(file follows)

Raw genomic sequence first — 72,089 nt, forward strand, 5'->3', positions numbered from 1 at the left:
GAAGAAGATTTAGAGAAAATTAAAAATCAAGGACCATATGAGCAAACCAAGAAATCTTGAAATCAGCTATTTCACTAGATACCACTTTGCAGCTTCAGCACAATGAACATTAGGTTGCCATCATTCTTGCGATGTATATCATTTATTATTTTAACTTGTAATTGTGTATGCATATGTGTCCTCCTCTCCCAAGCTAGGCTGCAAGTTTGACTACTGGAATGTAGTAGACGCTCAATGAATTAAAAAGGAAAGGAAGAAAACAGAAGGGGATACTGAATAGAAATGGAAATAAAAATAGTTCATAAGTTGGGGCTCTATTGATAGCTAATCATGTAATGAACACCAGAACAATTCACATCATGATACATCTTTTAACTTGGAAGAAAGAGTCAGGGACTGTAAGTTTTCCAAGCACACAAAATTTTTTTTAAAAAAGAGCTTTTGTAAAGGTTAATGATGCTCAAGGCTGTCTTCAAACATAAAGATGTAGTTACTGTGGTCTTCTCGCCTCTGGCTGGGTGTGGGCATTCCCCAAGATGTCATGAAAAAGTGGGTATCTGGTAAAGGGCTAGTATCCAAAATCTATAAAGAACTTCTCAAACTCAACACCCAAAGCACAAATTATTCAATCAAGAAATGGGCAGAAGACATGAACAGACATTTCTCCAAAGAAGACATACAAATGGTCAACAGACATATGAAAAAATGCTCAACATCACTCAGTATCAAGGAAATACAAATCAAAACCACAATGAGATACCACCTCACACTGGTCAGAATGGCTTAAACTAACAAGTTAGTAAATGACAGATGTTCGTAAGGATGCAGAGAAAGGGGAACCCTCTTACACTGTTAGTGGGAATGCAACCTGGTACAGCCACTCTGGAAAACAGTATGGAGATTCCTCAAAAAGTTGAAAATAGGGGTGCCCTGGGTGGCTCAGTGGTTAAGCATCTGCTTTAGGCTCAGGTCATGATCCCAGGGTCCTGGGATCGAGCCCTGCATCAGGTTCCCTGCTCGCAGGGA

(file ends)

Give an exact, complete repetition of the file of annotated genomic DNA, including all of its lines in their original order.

Raw genomic sequence first — 72,089 nt, forward strand, 5'->3', positions numbered from 1 at the left:
GAAGAAGATTTAGAGAAAATTAAAAATCAAGGACCATATGAGCAAACCAAGAAATCTTGAAATCAGCTATTTCACTAGATACCACTTTGCAGCTTCAGCACAATGAACATTAGGTTGCCATCATTCTTGCGATGTATATCATTTATTATTTTAACTTGTAATTGTGTATGCATATGTGTCCTCCTCTCCCAAGCTAGGCTGCAAGTTTGACTACTGGAATGTAGTAGACGCTCAATGAATTAAAAAGGAAAGGAAGAAAACAGAAGGGGATACTGAATAGAAATGGAAATAAAAATAGTTCATAAGTTGGGGCTCTATTGATAGCTAATCATGTAATGAACACCAGAACAATTCACATCATGATACATCTTTTAACTTGGAAGAAAGAGTCAGGGACTGTAAGTTTTCCAAGCACACAAAATTTTTTTTAAAAAAGAGCTTTTGTAAAGGTTAATGATGCTCAAGGCTGTCTTCAAACATAAAGATGTAGTTACTGTGGTCTTCTCGCCTCTGGCTGGGTGTGGGCATTCCCCAAGATGTCATGAAAAAGTGGGTATCTGGTAAAGGGCTAGTATCCAAAATCTATAAAGAACTTCTCAAACTCAACACCCAAAGCACAAATTATTCAATCAAGAAATGGGCAGAAGACATGAACAGACATTTCTCCAAAGAAGACATACAAATGGTCAACAGACATATGAAAAAATGCTCAACATCACTCAGTATCAAGGAAATACAAATCAAAACCACAATGAGATACCACCTCACACTGGTCAGAATGGCTTAAACTAACAAGTTAGTAAATGACAGATGTTCGTAAGGATGCAGAGAAAGGGGAACCCTCTTACACTGTTAGTGGGAATGCAACCTGGTACAGCCACTCTGGAAAACAGTATGGAGATTCCTCAAAAAGTTGAAAATAGGGGTGCCCTGGGTGGCTCAGTGGTTAAGCATCTGCTTTAGGCTCAGGTCATGATCCCAGGGTCCTGGGATCGAGCCCTGCATCAGGTTCCCTGCTCGCAGGGA